The CSE chairperson testified that when the special education and regular education classes are combined, there are, at a minimum, four adults in the inclusion setting including the regular education teacher, the special education teacher and the two paraprofessionals (October 29, 2003 Transcript pp. 198-99). He further testified that the inclusion model offers the flexibility of allowing for the movement of the child to the special education classroom if he required services in addition to those which the inclusion environment offered.
The current teacher of the special education class testified that she provides instruction to the six special education students in academic subjects and that they join the regular education students for calendar time, snack time, specials, lunch and some guided or shared reading (October 29, 2003 Transcript pp. 150, 174). She further testified that small group instruction is provided for language arts, reading and math (October 29, 2003 Transcript pp. 160-61).
The child's preschool teacher for the 2002-03 school year testified that the child showed progress in her class and was ready for the next challenge of working and socializing with regular education students (November 3, 2003 Transcript pp. 41, 45-46, 50). She indicated that a regular education teacher and special education teacher would be in the inclusion setting at all times and that the special education teacher would address the child's academic and other needs in the special education classroom (November 3, 2003 Transcript pp. 46, 50).
The speech-language therapist who provided services to the child from September 2002 through June 2003 testified that the child benefited from positive peer role models (November 3, 2003 Transcript p. 35). She indicated that exposure to regular education students would enable the child to hear correct sounds and correct rates of speech for expressive language development, and to develop social skills, play skills and social pragmatic language skills (November 3, 2003 p. 37). The speech-language therapist also testified that the child's dyspraxia could be addressed in an inclusion setting as she had addressed the child's needs within the classroom the previous year, and in the inclusion setting, speech-language services could be provided either in the classroom or on a pull-out basis (November 3, 2003 Transcript p. 36).
As noted above, the preschool teacher and the speech-language therapist, both of whom worked directly with the child during the 2002-03 school year, testified that the inclusion model special class was appropriate for the child (November 3, 2003 pp. 35, 45). In addition, the other professionals from the school district, including the school psychologist who evaluated the child, opined that an inclusion model was appropriate for the child because it offered the expertise and support of the special education setting within a regular education classroom in addition to providing the child the opportunity to interact with physically developing peers and appropriate social role models (October 29, 2003 Transcript pp. 207, 247; October 31, 2003 Transcript pp. 284-5, 366).
Based upon the information before me, I find that respondent has demonstrated that the program it recommended for the child for the 2003-04 school year met the child's special education needs in the LRE. The inclusion model special education class provides small group instruction for academic subjects while offering the opportunity for interaction with regular education students for modeling language and behavior in a flexible environment. I note the IDEA's strong preference that, to the maximum extent appropriate, children with disabilities be educated in regular classes with their nondisabled peers with appropriate supplementary aids and services (34 C.F.R. § 300.550; 34 C.F.R. Part 300, Appendix A, Part I).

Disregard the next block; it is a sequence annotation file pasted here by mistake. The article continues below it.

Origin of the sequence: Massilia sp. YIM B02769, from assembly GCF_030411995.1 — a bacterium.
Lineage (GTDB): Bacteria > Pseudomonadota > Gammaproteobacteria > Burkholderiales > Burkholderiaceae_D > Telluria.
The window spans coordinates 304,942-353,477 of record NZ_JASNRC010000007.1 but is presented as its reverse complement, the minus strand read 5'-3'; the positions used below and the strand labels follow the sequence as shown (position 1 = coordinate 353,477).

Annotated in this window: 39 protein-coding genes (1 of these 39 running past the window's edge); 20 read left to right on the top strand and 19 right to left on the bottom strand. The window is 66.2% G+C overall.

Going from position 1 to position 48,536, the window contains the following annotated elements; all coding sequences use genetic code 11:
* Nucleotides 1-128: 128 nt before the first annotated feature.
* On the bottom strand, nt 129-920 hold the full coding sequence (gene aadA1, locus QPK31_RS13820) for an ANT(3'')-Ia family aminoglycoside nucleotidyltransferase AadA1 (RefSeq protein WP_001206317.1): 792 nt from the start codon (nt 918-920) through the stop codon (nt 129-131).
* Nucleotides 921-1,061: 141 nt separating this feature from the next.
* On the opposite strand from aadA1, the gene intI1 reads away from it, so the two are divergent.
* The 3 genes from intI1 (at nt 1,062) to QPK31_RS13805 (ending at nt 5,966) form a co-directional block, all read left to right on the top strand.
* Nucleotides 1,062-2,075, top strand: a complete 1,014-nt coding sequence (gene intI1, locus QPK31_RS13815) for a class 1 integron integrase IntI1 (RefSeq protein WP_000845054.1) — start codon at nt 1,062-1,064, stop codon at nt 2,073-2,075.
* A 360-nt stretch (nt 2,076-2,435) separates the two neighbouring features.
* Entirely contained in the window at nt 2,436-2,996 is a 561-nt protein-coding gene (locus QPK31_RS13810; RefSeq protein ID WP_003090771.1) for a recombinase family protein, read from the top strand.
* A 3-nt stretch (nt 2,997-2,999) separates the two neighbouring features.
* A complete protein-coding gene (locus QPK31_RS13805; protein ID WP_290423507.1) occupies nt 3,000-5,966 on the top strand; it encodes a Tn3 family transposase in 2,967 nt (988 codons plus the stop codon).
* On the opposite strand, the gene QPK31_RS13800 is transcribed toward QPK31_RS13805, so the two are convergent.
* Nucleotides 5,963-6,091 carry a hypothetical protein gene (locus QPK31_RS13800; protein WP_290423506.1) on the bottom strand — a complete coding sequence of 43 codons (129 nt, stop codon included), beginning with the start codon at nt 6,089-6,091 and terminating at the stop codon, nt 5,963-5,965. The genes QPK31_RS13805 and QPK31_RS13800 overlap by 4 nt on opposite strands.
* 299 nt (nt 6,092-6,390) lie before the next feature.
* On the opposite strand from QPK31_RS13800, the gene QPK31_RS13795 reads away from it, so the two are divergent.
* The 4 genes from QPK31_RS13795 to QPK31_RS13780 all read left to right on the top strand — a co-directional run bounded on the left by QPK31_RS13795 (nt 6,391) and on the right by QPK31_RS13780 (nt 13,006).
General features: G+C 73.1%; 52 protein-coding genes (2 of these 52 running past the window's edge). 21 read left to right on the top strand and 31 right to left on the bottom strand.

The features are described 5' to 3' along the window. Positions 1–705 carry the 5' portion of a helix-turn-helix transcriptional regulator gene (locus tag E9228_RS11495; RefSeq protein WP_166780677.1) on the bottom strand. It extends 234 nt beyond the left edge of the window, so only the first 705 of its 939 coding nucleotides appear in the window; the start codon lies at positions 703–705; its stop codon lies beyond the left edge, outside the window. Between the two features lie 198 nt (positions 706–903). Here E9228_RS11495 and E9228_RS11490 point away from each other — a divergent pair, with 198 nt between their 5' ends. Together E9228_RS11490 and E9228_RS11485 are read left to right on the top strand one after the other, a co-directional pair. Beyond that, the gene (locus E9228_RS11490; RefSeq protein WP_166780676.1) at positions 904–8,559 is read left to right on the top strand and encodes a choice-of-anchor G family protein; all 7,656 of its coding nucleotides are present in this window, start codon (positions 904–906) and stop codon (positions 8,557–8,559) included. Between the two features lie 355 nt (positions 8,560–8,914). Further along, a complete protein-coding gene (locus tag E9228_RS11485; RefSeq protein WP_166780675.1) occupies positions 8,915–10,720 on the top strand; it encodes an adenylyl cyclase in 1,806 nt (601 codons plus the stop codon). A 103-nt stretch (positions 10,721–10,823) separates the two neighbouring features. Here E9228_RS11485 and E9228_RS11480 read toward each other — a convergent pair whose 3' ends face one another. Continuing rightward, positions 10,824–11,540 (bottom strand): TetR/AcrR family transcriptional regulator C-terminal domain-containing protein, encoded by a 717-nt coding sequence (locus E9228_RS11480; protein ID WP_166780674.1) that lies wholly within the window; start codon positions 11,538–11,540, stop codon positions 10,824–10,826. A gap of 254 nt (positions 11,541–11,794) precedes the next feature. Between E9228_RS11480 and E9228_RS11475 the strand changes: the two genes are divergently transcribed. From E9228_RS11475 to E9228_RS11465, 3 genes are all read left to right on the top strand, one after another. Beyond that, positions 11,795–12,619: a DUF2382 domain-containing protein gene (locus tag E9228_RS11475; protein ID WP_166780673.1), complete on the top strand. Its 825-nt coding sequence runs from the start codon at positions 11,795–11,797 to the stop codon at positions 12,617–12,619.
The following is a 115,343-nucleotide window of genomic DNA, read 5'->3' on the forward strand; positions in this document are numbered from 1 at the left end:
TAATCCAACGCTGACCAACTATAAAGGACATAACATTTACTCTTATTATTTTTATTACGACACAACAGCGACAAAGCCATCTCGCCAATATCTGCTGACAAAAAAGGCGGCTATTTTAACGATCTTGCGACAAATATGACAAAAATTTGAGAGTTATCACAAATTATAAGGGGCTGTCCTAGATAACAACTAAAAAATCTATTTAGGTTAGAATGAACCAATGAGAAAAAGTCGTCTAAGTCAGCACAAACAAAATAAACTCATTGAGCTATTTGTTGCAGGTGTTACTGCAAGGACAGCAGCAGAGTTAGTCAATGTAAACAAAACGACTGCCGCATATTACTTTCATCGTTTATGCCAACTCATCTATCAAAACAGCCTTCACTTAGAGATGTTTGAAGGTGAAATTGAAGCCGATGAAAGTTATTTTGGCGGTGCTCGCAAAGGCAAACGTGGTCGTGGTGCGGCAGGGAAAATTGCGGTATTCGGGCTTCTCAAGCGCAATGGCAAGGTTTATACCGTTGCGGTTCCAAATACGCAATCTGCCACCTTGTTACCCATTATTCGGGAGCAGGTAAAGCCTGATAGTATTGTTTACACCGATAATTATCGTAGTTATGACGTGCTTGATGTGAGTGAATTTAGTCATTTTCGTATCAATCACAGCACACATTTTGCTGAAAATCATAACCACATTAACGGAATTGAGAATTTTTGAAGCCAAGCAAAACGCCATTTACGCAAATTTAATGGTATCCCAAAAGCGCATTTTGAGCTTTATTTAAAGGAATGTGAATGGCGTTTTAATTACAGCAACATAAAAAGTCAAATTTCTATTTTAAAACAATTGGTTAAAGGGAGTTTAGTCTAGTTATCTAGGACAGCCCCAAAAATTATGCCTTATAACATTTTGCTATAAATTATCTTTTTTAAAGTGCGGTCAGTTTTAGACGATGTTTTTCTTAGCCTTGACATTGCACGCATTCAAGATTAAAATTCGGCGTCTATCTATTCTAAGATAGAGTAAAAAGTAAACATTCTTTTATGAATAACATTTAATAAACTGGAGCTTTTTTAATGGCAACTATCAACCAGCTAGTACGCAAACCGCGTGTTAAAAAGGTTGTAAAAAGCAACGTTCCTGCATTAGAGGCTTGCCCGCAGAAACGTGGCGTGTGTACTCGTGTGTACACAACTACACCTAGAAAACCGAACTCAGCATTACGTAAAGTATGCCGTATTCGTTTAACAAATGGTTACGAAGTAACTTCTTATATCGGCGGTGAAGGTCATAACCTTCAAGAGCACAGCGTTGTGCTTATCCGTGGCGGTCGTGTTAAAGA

I am not persuaded by petitioners' claims that they were not provided proper notice. Respondent's director of special education testified that parents are provided with a notice of their due process rights when CSE meetings are scheduled (October 31, 2003 Transcript p. 365). The child's mother testified that she received such notice (November 5, 2003 Transcript pp. 169-70). In fact, petitioners exercised their due process rights by requesting an impartial hearing on the same day that they attended the August 2003 CSE meeting.
With respect to petitioners' claim that they were not provided information regarding the change in their son's placement from a 12:1+2 special class to an inclusion model, the record includes form letters sent to petitioners after the May and August CSE meetings advising petitioners of the proposed recommendations and indicating that the recommendations were based upon test results and reports summarized in enclosed reports generated at the meetings (Exhibits 5, 7). Additionally, the record is replete with references demonstrating the numerous conversations the child's mother had with various district personnel about the inclusion model (October 10, 2003 Transcript p. 113; October 29, 2003 Transcript p. 242; October 31, 2003 Transcript p. 353; November 3, 2003 Transcript pp. 31, 44-46, 55). Moreover, the child's mother attended a workshop in February 2003 which covered several topics including the kindergarten curriculum and inclusion model (November 5, 2003 Transcript p. 147). She met with school personnel in March 2003 to review the testing information and the information that was going to be presented at the April 2003 CSE meeting (October 10, 2003 Transcript pp. 111-12). She also observed the inclusion model in May 2003 for approximately 45 minutes (November 5, 2003 Transcript p. 141), contacted the district's superintendent to request a change in her son's placement (October 31, 2003 Transcript p. 361; November 5, 2003 Transcript pp. 143, 171), and met with the CPSE chairperson and an advocate in June 2003 to discuss the inclusion model (October 10, 2003 Transcript pp. 118-19; November 5, 2003 Transcript pp. 162-63). The record before me clearly demonstrates that the child's mother was an active participant in the process and that she was provided timely notice of her due process rights.
I have considered petitioners' remaining claims which I find to be without merit.
THE APPEAL IS DISMISSED.